So the bulk of the European and U.S. publics still think that their armed forces are "the bulwark of democracy" (or "the defense of the nation") when those forces are, rather, doing the dirty work in the imperial hustings that imperial troops have always done. So you get nonsensical talk of "fighting for our freedoms" when those soldiers are doing nothing of the sort.

    The political leaders of those EU and US "democracies" know - or, at least, suspect - that to be honest about what their armed forces are doing would drop support for those efforts to damn near zero. So they carefully promote the "support the troops" rhetoric to ensure that the publics don't get all shirty about the waste of blood and treasure.

    Mind you, I think the pols are being too cynical. I don't think the publics really care. I think they could be honest - "we're killing wogs to keep the balance of power/get some short-term profit/secure some resource/we don't really KNOW why but who gives a shit, they're worgs, right?" - and the public wouldn't care.

    1. +1, except I think your last part was really about the U.S. and maybe the Brits, not "European and U.S. publics" in general.

      I also don't think that small countries think of their armed forces as defenders of freedom; they are realistic enough to see them as a price to be paid for an alliance that is really tasked with protecting freedom.

      As I mentioned; this idea that soldiers defend our freedoms is really a niche belief in Germany, focused on a share of AFG veterans who believe it to feel better themselves.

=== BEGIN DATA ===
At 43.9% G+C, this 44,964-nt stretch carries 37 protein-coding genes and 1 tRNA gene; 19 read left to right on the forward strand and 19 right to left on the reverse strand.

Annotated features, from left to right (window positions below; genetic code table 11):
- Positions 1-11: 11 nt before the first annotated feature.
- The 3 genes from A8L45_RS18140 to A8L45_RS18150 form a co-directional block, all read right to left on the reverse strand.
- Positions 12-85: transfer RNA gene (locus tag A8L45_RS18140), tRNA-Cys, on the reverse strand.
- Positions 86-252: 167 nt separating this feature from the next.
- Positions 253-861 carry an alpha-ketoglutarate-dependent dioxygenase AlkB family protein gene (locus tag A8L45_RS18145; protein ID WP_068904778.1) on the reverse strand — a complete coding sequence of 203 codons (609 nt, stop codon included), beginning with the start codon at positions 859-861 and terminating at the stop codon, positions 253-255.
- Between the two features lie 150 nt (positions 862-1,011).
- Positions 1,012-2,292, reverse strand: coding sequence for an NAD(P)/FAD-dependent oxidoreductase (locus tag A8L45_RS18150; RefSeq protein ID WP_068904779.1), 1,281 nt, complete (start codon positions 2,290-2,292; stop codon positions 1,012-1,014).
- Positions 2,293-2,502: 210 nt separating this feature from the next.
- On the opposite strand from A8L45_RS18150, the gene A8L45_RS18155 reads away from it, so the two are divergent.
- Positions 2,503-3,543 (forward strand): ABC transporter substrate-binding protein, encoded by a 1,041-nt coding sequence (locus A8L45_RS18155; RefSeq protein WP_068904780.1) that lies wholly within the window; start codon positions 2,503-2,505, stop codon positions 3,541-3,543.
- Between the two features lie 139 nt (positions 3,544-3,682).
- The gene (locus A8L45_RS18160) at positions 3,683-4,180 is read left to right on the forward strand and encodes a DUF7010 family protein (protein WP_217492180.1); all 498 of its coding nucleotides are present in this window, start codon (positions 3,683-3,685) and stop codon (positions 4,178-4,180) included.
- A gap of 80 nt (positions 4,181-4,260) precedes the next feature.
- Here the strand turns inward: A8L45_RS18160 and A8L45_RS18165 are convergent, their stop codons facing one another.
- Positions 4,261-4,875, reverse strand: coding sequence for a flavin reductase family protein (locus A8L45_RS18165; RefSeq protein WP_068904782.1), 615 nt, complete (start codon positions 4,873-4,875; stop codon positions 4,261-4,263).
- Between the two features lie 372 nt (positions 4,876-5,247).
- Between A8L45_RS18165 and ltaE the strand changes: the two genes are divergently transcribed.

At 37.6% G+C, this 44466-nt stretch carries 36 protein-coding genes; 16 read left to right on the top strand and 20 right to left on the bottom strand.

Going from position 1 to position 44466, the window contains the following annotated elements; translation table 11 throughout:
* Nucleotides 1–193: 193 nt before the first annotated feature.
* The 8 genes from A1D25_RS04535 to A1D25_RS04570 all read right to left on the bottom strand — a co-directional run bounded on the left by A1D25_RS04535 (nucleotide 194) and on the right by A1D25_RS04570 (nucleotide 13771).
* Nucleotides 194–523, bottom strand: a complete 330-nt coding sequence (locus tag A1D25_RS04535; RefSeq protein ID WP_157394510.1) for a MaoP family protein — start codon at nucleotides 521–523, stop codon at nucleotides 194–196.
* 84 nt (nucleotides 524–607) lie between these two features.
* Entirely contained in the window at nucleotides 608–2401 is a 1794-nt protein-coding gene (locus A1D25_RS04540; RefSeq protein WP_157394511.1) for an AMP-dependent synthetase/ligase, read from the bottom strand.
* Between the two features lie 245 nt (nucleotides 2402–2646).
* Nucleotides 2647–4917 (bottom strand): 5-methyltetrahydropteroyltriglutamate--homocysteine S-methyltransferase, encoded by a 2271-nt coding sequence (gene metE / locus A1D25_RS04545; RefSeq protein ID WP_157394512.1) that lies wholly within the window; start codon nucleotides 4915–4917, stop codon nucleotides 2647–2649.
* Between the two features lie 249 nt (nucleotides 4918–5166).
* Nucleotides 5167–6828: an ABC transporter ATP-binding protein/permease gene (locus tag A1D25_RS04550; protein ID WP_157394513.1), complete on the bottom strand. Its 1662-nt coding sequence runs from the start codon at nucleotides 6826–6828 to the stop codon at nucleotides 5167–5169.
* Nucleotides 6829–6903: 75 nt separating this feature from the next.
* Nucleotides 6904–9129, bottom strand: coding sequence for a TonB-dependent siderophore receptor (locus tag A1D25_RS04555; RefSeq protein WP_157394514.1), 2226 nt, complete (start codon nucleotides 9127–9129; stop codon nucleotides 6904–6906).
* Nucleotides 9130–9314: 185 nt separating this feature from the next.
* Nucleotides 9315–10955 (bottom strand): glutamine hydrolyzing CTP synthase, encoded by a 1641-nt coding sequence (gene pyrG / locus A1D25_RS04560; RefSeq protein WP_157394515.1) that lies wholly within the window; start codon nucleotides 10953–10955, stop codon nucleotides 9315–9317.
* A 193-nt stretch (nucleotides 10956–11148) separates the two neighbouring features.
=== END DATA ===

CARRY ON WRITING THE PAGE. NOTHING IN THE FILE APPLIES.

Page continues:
7. Sven

    Your point regarding the German constitutional court and not allowing the shooting down of an airplane, surely if you accept that logic then you wouldnt allow police officers to use lethal weapons. Doesn't that just sort of point out the muddled thinking of those judges and raise the question whether they are fit for such a position?


    1. The difference is between shooting at innocents and not innocent people. The air force would be allowed to shoot down an aircraft that's believed to be manned by terrorists only.

      Policemen are allowed to use lethal force to save themselves or others by shooting at who they believe to be a violent criminal. They are not allowed to shoot up an entire bus of schoolchildren that's about to crash into a large group of people. It would be fine if they aimed at the driver, but they would not be allowed to shoot at the bus in general.

    2. I see your point but even if you are shooting at someone who isnt innocent it is highly likely their is a risk of hitting/killing an innocent. For example the police officer having shooting at the criminal in a crowded area.

      My thinking is that when you read the Articles though either you presume that life is inviolable and therefore can not be taken under any circumstances or you take the view life being inviolable means the authorities have a duty to minimise the fatalities. In line with this it is interesting to me that of article 2 they only mentioned the first part of rule 2 and not the whole which in my view changes ones interpretation of the law.


    3. The key is that the judicial branch denied an opening of Pandora's Box even after the executive and judicial branch tried to open it under the impression of 9/11.

      The federal constitutional court could have ruled differently, but then minor courts could literally have implemented a (hypothetical) law about killing one person for organ-harvesting to save the life of others would be legal.

      Besides, the federal constitutional court freely interprets the constitution, it doesn't always stick with everyone else's interpretation. They also declared the air war against Yugoslavia non-aggressive with no basis in fact and they made up a constitutional right to self-determination regarding information about oneself.

      Sometimes I like their opinions, sometimes I don't.